Shuttle Bus to Daisetsukogen Onsen
Wake to a cool overcast morning. As usual, we are one of the last to leave from Sounkyo campsite as we set off on a 30-minute drive to a parking area called Lakesight (by Lake Taisetsu Dum) we are heading to Daisetsukogen to walk with the bears. Here there is a famous trail around marshy ponds for viewing Autumn colours. It is also bear habitat.
To start the hike, it is necessary to take a shuttle bus from Lakesight car park to the beginning of the trail. A least, this is so during the peak autumn leaf viewing season. The bus ride of about 25 minutes follows an unmade-up track. A very unpleasant ride, as the old bus rattles like a machine gun and although the ill-fitting windows are taped up it steadily fills with dust. By the time we arrived, the inside of the bus was a hazy gloom. At 1500 yen round trip, the quality is just not there. Then there is the obligatory, yet perfunctory, bear lecture which amounts to “Kiss your arse goodbye”
After writing you name, so the authorities can keep a record of the survival rate, you can begin your hike. The bear precaution lecture we took a few years ago at Shiretoko Hanto (peninsula) was much more rigorous. You had to empty your pockets of any candy you might be carrying let alone a bento.
Nevertheless, you can enter the trail from 7 am to 13pm only after the rangers have checked there are no bears in the vicinity, and you have to be out by 15:00.
The trail itself was more rugged than we had anticipated, quite steeply up and down scrambling over large boulders and roots. After climbing Mount Kurodake the day before, I was in trouble from the start and seriously wondered if I could make what I had fondly imagined to be a lakeside stroll of a few kilometres. After walking a while, I felt better though the going does not get noticeably easier until you reach the ponds themselves. There used to be a circular route but due to typhoon damage the full course is not open.
We only reached the fourth pond Midori-numa before heading back. The scenery was wonderful. Predominantly yellow foliage with striking shades of red and, on the more distant mountains, more muted, mottled, red, yellows, greens and grey.
A delightful hike through the shades of Autumn even if you have to work on it. I was surprised how many tour bus groups we encountered. All mostly elderly people, gamely trudging up and around the rough boulders. We even met two elderly ladies, independent of any group, whom we had met on Mount Kurodake the day before. They were moving slowly to be sure but covering the distance. Quite remarkable.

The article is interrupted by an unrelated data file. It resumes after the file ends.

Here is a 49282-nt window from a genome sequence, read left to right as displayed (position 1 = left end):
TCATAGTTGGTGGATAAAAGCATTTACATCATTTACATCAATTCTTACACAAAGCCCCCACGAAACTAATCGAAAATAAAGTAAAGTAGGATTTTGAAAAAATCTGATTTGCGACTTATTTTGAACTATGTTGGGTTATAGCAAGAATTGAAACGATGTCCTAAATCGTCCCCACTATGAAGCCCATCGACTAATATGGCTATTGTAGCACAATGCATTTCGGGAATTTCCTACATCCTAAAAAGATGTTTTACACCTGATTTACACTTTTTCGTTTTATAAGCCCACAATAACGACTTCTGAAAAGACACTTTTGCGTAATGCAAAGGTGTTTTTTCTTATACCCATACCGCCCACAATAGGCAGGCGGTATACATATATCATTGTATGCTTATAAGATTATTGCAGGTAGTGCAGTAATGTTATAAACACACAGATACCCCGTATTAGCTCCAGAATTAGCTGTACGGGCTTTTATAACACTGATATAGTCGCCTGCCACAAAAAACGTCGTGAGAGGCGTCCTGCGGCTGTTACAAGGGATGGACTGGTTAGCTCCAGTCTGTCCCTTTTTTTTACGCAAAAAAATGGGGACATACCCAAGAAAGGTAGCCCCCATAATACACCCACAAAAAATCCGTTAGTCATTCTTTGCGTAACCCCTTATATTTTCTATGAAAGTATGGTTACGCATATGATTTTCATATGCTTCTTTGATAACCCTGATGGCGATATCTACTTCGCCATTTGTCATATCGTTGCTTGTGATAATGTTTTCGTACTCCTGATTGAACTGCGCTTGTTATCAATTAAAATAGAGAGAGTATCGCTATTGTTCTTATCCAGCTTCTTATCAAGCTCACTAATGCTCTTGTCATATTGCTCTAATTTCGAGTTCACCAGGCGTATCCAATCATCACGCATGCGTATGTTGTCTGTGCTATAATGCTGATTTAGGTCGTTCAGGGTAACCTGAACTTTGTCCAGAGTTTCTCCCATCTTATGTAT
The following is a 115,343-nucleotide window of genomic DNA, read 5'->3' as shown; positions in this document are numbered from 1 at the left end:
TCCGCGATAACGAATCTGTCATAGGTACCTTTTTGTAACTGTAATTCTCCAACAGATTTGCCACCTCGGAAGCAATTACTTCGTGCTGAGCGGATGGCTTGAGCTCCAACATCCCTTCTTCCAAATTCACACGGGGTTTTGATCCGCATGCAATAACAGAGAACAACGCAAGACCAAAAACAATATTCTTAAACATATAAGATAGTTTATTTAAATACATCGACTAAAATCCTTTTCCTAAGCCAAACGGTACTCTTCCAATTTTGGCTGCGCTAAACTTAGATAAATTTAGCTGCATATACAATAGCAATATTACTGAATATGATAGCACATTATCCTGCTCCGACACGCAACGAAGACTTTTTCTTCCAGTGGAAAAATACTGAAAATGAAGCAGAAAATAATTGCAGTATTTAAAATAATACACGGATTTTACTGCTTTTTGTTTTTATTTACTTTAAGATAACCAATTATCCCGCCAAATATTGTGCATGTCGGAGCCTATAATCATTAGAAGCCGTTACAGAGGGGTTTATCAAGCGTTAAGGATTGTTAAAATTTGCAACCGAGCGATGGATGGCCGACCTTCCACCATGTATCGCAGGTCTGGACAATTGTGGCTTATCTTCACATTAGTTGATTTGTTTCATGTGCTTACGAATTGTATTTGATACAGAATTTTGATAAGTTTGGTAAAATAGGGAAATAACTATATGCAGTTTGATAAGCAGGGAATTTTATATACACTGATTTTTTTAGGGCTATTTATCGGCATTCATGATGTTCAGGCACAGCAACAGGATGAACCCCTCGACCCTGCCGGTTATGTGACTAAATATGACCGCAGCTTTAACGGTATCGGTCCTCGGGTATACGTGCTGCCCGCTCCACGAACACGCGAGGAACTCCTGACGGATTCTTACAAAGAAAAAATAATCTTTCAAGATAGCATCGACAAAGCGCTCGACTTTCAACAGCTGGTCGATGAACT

A good hike. Ponds, rushing streams, a jigoku or volcanic hell, distant vistas, superb Autumn colours and an absence of bears. I was glad I persevered.
Michi no eki ‘Shihoro Onsen’
Back down the dusty track in the ramshackle bus to pick up our car, food shopping and on to michi no eki Shihoro onsen which, thankfully, does have an onsen. A welcome bath and food, we had not eaten anything other than chocolate since breakfast.
Michi no eki Shihoro Onsen is odd in that, although there is a large car park and 24-hour toilet, the michi no eki part is hard to locate. It seems to be inside the onsen building so the car park is a kind of annex. A number of vehicles overnight, notably camper vans who appear to be there for the park golf.
Lack of rubbish bins
We are beginning to realize that nowhere provides rubbish bins anymore, a least in Hokkaido. Even the drink machines have no bins for bottles and cans and Seicomart that could be relied on for providing bins outside its stores no longer does so. Selling take-away food and beverages and not providing receptacles for the inevitable refuse is to my mind irresponsible in the extreme. Even if some people were bringing rubbish from home to dispose of at the convenience store, the numbers must be few compared with the number of customers who conscientiously place their trash in the appropriate receptacle. End of Rant.
The author is a long term resident of Japan who has and continues to travel the country extensively. Avoiding highways where possible, the author has driven from Kagoshima in Kyushu to Wakanai in Hokkaido covering 20,000 plus kilometres and counting.